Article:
The court cites to and quotes US. vs Krall but that case does not support their position. Krall simply held that one can't inquire into the motives and subjective prejudices of jurors. Krall is correct since obviously motives and prejudices are not external facts but rather represent internal states of mind. A personal experience, however, must be an extraneous fact because that's what the word experience means. This is manifest because both words start with the prefix “ex” which in English is the prefix meaning “outer-. The 8th then cites to Krall citing Virgin Islands vs Gerau which is even more inapposite. That case clearly states that rule 606(b)(2)(a) prohibits communication between jurors and “other third parties.” It apparently escapes the court that the juror's daughter is a third party. It is true, of course, that the juror's conversation with her daughter did not occur contemporaneous with the trial but neither Krall or Gerau hold that extraneous information must be contemporaneous, for good and obvious reasons.

I surmise that the court had many issues to cover and didn't parse the juror's statement closely. It focused in on the statement about the fact that the daughter's life would have been ruined, which clearly does not meet the exception in 606(b)(2)(a). However, the first part of the juror's statement—about the accident itself—clearly meets all the requirements of 606(b)(2)(a). It was an objective fact, brought to the jury's attention, garnered by a prohibited conversation between a juror and a third party, extraneous to the jury itself. The only question was whether the fact of the accident alone--minus the juror's feeling about the accident—was in and of itself prejudicial. This last part is one on which reasonable minds can disagree. However, given that it meets all the other criteria of 606(b)(2)(a) and there is an arguable case about the prejudicial part the trial judge should have held a hearing and decided that issue on the record.

Warger v. Shauers is a case whether the appellate court bungled a straight-forward 606(b)(2)(a) analysis. At the very minimum, the rational proffered is wholly unpersuasive and flatly contradicted by their own precedent. In my view this is a case where clever legal arguments clouded what should have been an easy remand.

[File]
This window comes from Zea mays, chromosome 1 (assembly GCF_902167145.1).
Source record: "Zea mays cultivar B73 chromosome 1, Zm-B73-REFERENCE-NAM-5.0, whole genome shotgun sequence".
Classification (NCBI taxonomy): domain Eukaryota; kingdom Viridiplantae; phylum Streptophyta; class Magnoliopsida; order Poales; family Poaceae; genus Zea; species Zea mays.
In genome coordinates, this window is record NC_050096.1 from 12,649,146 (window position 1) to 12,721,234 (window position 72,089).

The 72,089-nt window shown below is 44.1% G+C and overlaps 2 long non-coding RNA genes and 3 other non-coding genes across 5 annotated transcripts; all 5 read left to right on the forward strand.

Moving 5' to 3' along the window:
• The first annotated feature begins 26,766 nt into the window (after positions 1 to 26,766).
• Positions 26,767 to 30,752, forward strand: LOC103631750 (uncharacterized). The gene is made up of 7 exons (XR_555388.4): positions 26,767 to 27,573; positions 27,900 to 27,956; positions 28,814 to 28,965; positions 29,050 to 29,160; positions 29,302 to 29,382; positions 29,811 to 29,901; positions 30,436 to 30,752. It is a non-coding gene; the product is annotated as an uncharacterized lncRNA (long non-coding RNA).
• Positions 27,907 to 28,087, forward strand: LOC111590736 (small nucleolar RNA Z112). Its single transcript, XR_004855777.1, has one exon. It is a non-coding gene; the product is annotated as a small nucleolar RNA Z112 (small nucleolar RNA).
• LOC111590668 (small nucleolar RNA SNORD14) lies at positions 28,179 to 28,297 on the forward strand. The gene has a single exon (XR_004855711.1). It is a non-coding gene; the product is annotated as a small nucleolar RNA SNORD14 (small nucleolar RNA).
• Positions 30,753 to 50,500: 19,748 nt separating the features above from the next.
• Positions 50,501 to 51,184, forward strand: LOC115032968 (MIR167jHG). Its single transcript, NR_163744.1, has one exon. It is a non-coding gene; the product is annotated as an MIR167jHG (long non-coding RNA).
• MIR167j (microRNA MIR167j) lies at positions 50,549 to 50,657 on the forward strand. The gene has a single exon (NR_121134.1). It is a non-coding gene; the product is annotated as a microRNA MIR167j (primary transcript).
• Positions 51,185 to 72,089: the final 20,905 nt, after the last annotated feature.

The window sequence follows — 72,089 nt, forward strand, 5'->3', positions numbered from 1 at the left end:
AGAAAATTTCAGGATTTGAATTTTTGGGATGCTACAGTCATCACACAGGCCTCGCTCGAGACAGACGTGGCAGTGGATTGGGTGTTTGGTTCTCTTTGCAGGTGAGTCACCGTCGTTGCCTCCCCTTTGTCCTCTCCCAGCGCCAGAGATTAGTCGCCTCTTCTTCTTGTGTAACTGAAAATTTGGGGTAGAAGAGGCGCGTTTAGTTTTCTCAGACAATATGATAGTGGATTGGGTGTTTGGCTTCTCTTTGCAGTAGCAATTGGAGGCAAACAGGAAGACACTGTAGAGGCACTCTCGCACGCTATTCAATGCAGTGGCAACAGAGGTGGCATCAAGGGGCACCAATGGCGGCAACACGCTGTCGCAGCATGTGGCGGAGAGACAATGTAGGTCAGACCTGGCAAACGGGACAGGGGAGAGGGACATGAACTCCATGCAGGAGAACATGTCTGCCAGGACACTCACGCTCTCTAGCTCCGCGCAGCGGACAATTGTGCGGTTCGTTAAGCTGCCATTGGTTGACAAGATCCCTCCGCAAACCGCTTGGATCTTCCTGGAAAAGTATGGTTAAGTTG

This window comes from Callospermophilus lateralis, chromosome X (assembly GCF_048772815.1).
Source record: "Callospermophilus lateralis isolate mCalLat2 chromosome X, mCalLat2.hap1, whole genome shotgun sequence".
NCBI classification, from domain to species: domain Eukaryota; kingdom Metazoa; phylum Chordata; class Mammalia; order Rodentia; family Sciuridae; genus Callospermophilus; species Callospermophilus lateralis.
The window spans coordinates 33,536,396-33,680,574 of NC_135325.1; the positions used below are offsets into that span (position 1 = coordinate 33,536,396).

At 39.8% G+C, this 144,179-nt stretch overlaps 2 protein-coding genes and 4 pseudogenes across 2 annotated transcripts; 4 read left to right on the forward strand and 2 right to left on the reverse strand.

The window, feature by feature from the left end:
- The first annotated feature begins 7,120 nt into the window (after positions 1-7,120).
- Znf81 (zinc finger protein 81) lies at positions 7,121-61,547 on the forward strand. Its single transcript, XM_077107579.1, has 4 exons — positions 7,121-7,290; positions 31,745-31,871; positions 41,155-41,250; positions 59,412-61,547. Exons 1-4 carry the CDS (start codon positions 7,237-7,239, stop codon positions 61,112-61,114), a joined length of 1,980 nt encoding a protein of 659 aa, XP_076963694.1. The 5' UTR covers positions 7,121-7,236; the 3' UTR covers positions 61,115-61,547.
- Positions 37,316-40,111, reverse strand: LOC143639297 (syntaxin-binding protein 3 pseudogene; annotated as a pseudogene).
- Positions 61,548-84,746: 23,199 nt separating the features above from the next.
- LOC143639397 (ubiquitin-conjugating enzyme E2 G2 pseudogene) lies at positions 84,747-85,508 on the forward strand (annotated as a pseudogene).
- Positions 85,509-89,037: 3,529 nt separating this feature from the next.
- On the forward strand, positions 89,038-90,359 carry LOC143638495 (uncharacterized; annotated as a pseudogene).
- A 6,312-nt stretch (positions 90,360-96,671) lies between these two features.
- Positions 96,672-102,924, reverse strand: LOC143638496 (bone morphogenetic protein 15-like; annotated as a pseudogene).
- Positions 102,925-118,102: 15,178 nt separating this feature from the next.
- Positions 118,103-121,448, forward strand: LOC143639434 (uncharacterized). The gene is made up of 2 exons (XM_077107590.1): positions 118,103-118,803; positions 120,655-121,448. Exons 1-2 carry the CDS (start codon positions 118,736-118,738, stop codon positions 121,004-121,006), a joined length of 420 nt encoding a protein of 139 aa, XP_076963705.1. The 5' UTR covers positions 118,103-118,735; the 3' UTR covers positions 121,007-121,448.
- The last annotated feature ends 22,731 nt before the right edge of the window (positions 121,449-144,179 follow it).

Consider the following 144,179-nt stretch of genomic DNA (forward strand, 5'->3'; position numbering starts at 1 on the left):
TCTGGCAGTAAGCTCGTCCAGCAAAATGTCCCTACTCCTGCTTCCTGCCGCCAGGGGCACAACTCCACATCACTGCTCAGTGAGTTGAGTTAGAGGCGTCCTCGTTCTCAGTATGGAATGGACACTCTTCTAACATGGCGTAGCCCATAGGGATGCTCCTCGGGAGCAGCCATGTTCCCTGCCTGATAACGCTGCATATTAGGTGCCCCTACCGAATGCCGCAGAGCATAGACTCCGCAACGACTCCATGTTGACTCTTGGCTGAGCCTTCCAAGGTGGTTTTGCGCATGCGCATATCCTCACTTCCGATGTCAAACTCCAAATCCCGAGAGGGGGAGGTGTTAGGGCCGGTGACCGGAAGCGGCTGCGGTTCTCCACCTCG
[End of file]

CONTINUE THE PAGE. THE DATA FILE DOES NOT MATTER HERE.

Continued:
Joe said...

"finding for the juror"

The juror didn't bring the case. Warger used Shauer and are debating on what is proper investigation of the juror involved. The USSC will "find" for one of those two parties.

As to the merits, "conclusory statement" suggests a bald statement without discussion. The opinion, however, cites an exception ("we have distinguished") and explains it applies here. They don't just state a bald conclusion.

The comment refutes the analysis, which is a different matter. The exception included "subjective prejudices or improper motives of individual jurors."

The comment, including by sort of forced word prefix argument, argues "experience" is different. But, it doesn't seem as intelligible as a turkey gobble to include personal experience w/i the exceptions. The discussion as a whole cites past cases on the point.

The Martinez case, e.g., was cited by Krall. Examples of the forbidden material included things like "publicity and extra-record evidence reaching the jury room; or communication or contacts between jurors and litigants, the court, or other third parties."

Personal bias based on experiences of the sort here very well reasonably -- not saying the matter is perfectly obviously -- can be found not to be included especially given the "very strict requirements" applied.